Primary intraventricular hemorrhage (PIVH) is a special subtype of intraventricular hemorrhage (IVH) without a hemorrhagic parenchymal component. Different conditions may cause this uncommon hemorrhage including trauma, vascular anomalies, coagulation disorders, and others. Frequently, PIVH is associated with structural vascular anomalies such as aneurysms, arteriovenous malformations, and dural fistulas. Traditionally, hypertension has been considered a predisposing factor for PIVH. A wide variety of studies have been published describing patients with PIVH; however, studies describing exclusively patients with hypertensive PIVH are lacking in the literature. For this reason, the features of PIVH secondary to hypertension are not well described. The purpose of this study is to analyze and describe the characteristics of hypertensive PIVH. A PubMed and Scopus search adhering to Preferred Reporting Items for Systematic Reviews and Meta-Analyses guidelines was performed to include studies reporting patients with hypertensive PIVH. The search yielded 19 articles reporting retrospective case series. The diagnosis of hypertensive PIVH should be established in patients meeting the following criteria: (a) elevation of blood pressure is observed at admission, (b) a cerebral angiography is negative for vascular anomalies, and (c) other causes of intracranial hemorrhage are ruled out. The prognosis is poorer in patients who present with low Glasgow Coma Score (GCS), old age, hydrocephalus, or more extensive intraventricular bleeding. The results of this study show that hypertension is the most common cause of PIVH, followed by hemorrhage caused by vascular anomalies. Hypertension may be a direct cause of PIVH, but also it may be a predisposing factor for bleeding in cases of an associated vascular anomaly.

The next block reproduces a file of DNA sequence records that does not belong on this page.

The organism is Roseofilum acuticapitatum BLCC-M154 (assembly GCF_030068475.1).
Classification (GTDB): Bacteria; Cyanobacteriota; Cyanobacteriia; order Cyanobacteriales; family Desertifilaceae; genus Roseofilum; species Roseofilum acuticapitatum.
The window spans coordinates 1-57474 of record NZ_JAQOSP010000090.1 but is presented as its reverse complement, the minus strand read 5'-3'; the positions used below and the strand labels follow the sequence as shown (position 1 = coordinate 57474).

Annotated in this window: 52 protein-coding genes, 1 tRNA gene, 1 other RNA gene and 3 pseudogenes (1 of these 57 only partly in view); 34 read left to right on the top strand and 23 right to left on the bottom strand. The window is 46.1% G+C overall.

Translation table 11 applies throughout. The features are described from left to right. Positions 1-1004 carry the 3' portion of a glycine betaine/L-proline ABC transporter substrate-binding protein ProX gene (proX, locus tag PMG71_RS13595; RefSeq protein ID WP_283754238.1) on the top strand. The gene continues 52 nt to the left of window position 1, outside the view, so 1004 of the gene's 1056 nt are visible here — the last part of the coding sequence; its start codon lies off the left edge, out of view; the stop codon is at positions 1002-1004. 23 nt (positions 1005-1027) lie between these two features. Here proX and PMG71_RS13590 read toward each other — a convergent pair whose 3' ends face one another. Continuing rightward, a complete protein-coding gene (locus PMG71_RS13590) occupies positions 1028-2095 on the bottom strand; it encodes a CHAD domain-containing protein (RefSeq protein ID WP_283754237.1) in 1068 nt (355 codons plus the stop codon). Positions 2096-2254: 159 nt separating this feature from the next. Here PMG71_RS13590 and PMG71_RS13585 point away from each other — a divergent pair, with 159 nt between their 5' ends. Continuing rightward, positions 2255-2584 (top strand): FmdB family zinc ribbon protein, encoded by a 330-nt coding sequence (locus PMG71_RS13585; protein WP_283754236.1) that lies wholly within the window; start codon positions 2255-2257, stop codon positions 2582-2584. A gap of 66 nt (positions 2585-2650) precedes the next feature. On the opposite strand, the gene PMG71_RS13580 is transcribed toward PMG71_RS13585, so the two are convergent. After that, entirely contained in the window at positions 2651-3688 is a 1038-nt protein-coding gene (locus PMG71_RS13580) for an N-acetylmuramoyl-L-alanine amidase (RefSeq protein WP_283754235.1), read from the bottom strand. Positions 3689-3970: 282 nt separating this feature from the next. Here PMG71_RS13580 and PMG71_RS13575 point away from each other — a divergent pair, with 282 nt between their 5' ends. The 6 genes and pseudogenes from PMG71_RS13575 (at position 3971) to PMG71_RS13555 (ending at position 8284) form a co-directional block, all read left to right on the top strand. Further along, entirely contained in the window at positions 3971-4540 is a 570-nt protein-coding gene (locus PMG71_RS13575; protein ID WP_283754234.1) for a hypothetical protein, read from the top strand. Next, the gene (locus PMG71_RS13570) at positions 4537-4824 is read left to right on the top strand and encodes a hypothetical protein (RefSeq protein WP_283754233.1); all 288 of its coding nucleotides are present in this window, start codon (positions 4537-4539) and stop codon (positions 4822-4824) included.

|Number of pages||14|
|Early online date||20 Feb 2022|
|Publication status||Published - Jun 2022|
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© 2022, The Author(s), under exclusive licence to Springer-Verlag GmbH Germany, part of Springer Nature.